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15.4C: Monarchies and Liberal Democracies
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- Distinguish between an absolute monarchy and a constitutional monarchy
- When the monarch has no or few legal restraints in state and political matters, it is called an absolute monarchy and is a form of autocracy.
- Monarchies are associated with political or sociocultural hereditary rule, in which monarchs rule for life (although some monarchs do not hold lifetime positions).
- An absolute monarchy refers to when the monarch has no or few legal restraints in state and political matters.
- In a constitutional monarchy, the monarch retains a unique legal and ceremonial role.
- Throughout history, monarchies have been abolished, either through revolutions, legislative reforms, coups d’état, or wars.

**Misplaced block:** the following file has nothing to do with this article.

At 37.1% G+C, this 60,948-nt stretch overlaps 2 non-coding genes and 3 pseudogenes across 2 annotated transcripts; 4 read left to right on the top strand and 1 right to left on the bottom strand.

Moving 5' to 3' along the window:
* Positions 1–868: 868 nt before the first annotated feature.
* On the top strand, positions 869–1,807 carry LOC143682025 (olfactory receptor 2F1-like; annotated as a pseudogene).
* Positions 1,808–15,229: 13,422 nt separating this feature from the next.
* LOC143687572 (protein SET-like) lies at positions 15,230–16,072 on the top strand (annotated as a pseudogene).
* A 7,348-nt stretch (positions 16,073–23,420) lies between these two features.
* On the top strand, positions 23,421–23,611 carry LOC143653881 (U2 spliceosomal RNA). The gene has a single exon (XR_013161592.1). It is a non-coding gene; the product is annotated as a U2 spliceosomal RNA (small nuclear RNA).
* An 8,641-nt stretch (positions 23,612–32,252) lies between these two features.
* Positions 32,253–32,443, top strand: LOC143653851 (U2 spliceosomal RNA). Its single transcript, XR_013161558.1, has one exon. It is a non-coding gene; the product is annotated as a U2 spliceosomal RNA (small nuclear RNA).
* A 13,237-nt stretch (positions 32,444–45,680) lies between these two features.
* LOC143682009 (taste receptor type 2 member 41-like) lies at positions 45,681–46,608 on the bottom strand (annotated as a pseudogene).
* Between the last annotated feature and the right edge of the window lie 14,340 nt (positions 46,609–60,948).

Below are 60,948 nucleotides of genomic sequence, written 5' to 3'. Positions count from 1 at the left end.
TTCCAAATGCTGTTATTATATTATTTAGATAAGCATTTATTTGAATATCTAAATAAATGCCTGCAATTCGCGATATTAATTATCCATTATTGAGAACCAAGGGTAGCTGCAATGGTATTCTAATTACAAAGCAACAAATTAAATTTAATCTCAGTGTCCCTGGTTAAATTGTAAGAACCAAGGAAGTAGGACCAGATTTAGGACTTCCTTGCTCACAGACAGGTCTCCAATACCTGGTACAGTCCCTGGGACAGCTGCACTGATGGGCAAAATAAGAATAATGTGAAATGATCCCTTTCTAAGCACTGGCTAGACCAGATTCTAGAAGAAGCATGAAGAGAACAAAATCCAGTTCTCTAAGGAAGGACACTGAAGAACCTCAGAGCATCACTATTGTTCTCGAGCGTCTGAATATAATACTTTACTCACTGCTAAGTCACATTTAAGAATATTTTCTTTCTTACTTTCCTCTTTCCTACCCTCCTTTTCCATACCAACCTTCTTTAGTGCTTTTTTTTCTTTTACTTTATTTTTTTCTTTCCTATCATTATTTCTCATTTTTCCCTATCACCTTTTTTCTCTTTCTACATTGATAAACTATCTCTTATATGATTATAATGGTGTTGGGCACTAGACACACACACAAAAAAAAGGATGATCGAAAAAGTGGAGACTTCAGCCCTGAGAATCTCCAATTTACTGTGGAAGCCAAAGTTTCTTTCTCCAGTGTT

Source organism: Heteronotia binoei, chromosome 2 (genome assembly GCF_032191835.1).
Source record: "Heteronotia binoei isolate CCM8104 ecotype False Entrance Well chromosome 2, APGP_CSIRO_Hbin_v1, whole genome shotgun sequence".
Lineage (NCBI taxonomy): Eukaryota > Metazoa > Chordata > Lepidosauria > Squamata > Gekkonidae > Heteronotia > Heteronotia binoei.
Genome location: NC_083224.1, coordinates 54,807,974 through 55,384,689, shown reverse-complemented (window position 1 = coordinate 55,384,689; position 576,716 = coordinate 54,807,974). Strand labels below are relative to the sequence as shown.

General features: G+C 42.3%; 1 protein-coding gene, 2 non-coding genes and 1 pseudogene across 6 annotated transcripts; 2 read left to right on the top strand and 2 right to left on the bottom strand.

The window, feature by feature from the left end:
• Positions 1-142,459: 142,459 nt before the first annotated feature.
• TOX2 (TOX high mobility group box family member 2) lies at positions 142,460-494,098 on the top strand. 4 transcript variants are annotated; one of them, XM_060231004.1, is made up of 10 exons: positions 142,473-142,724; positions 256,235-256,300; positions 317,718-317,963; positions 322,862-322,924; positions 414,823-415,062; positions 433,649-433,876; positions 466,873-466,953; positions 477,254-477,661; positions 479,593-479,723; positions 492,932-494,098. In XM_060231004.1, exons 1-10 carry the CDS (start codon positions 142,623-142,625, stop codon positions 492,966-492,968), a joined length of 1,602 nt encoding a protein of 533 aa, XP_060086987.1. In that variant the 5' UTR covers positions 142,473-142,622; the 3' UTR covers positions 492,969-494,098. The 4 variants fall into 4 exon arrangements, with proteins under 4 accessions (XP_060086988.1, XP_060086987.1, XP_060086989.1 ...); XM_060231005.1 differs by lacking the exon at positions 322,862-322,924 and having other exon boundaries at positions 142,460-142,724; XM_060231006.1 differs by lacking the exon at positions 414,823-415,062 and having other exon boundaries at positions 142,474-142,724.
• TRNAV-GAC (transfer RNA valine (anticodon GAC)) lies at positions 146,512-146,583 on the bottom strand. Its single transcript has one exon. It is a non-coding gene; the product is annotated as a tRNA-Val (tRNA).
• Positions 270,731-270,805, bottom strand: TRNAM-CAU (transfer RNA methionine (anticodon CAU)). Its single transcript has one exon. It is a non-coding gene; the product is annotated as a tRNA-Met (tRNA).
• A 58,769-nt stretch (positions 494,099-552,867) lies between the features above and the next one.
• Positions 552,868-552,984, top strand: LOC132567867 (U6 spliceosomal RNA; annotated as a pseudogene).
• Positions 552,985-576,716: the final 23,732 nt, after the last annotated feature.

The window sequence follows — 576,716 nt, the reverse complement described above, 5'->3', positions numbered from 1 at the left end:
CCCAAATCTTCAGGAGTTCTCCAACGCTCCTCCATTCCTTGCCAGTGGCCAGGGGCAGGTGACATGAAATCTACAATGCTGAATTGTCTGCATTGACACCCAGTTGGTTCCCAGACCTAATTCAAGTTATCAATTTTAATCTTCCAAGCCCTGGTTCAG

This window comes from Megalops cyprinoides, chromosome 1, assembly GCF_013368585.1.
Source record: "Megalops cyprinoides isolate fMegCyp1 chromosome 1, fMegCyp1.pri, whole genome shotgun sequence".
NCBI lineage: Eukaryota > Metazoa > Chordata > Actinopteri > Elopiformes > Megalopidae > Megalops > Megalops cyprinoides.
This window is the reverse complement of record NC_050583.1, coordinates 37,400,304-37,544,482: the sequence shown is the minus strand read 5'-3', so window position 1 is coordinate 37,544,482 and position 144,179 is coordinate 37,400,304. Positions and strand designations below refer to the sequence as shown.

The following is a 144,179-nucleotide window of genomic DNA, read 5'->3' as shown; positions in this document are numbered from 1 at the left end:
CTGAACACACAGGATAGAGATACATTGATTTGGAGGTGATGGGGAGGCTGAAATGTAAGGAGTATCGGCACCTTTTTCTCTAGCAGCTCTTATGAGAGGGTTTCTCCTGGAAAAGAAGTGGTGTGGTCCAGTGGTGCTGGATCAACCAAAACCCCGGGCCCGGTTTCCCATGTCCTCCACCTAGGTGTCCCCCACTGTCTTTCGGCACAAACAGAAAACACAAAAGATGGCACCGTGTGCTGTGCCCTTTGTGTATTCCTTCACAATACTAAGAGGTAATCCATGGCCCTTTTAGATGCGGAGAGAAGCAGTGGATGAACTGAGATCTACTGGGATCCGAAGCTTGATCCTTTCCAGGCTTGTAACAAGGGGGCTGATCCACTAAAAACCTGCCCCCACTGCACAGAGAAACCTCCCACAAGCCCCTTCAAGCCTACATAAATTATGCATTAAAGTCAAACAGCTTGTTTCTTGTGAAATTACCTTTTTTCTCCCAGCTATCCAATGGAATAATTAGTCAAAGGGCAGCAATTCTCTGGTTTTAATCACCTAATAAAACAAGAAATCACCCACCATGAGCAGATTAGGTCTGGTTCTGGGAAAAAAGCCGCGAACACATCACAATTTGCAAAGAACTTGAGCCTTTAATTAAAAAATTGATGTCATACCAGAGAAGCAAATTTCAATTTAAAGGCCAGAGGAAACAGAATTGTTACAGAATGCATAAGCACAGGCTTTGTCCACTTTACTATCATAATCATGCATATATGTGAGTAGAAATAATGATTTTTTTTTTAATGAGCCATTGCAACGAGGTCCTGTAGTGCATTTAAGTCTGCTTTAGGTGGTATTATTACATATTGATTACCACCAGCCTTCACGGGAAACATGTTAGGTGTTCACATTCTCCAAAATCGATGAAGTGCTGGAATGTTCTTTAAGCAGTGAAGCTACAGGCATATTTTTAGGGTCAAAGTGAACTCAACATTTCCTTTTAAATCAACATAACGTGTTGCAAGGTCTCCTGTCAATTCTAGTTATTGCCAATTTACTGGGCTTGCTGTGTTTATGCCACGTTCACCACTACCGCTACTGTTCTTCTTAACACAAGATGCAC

- Liberal democracy traces its origins—and its name—to the European 18th century, also known as the Age of Enlightenment.
- Enlightenment: A 17th and 18th-century philosophical movement in European history; the Age of Enlightenment or Age of Reason emphasizing rationalism.
- constitutional monarchy: A monarchy in which the monarch’s power is limited by a written constitution.
- absolute monarchy: A state over which a sole monarch has absolute and unlimited power.